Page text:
The Curtain, London, 6 October – 27 October

Nottingham: trade by debbie tucker green

The play trade focuses on the lives of three women of varied ages, backgrounds and beliefs. The main thread tying them together is their connection to the Caribbean: Lorna Brown is a local woman who plaits tourists’ hair, Tanya Moodie is an older British woman who visits the country annually with a local man she funds, and Nadine Marshall is on her first trip to there looking for a good time. The play, which displays the three women’s everchanging relationships with themselves and each other, brings to life the complexity of transactional relationships. trade was originally performed at the Royal Shakespeare Company in 2005 but has found its way to Nottingham.

Nottingham Playhouse, Nottingham, 9 October, 8pm

London: Rafiki

A still from Rafiki

The Southwark LGBT Network will be hosting black history month film screening of lesbian film Rafiki, a love story set in Nairobi, a country that still criminalises homosexuality. Back in 2018, Rafiki was the first Kenyan film to be selected for the Cannes Film Festival and was initially banned from being screened in Kenya.

Peckhamplex, London, 10 October, 6.30pm

London: The Watermelon Woman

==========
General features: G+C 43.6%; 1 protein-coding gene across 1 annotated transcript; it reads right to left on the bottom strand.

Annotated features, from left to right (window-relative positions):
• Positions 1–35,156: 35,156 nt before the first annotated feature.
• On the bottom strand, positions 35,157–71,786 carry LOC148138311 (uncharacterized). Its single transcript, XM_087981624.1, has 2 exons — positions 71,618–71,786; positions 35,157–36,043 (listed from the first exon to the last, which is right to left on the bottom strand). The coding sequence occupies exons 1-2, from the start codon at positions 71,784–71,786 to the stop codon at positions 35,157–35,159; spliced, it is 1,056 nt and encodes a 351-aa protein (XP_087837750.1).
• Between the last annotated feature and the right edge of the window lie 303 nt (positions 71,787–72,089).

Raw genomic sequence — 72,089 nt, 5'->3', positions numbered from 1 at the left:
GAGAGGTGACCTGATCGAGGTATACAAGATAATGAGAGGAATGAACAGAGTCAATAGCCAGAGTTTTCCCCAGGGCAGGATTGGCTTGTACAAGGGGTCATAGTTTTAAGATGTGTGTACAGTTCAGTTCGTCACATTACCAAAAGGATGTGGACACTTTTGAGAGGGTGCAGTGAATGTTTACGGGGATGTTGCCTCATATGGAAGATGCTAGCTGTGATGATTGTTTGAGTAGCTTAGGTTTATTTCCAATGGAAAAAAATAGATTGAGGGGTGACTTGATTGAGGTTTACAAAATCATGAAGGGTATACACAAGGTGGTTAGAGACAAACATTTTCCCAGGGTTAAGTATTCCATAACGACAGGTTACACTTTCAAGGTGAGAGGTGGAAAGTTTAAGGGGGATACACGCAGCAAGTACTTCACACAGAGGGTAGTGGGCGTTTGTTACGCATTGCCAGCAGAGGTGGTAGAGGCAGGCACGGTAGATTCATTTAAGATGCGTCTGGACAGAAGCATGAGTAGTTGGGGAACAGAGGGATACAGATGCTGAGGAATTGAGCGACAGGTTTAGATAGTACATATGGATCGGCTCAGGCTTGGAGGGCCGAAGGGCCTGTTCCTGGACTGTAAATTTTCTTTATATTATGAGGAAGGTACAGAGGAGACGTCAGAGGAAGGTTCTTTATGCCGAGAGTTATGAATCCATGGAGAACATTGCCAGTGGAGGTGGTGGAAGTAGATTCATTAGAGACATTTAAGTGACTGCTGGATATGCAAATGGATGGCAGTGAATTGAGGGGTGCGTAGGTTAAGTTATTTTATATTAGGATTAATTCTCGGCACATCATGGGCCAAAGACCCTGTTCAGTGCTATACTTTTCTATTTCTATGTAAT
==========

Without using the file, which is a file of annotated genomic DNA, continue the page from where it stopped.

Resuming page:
Cheryl Dunye’s debut The Watermelon Woman (1996) follows a fictionalised version of herself as she endeavours on making a documentary about gay black 1930s actress Faye Richards (known as Watermelon Woman). In the budget movie, the character Cheryl learns about black women’s history in film, the gay community and her home, Philadelphia.

Genesis Cinema, London, 10 October, 6.45pm

London: Black Girl Fest

Paula and Nicole of Black Girl Fest / Photography by Krystal Neuvill

Black Girl Fest is the first arts and culture festival in the UK made to celebrate black women and girls. The theme for its third year is “taking up space”. Expect talks, workshops, film, a marketplace, food market, live performances and more.

Business Design Centre, London, 12 October, 10am – 7pm

Bradford: Dada Masilo – Giselle

Masilo’s Giselle fuses contemporary and traditional Tswana dance with ballet. A reinvention of Swan Lake, the performance tells the story of a young girl who, after being suffocated by her own heartbreak, returns from the dead for revenge. The show’s score combines classical strings with African percussions and voice.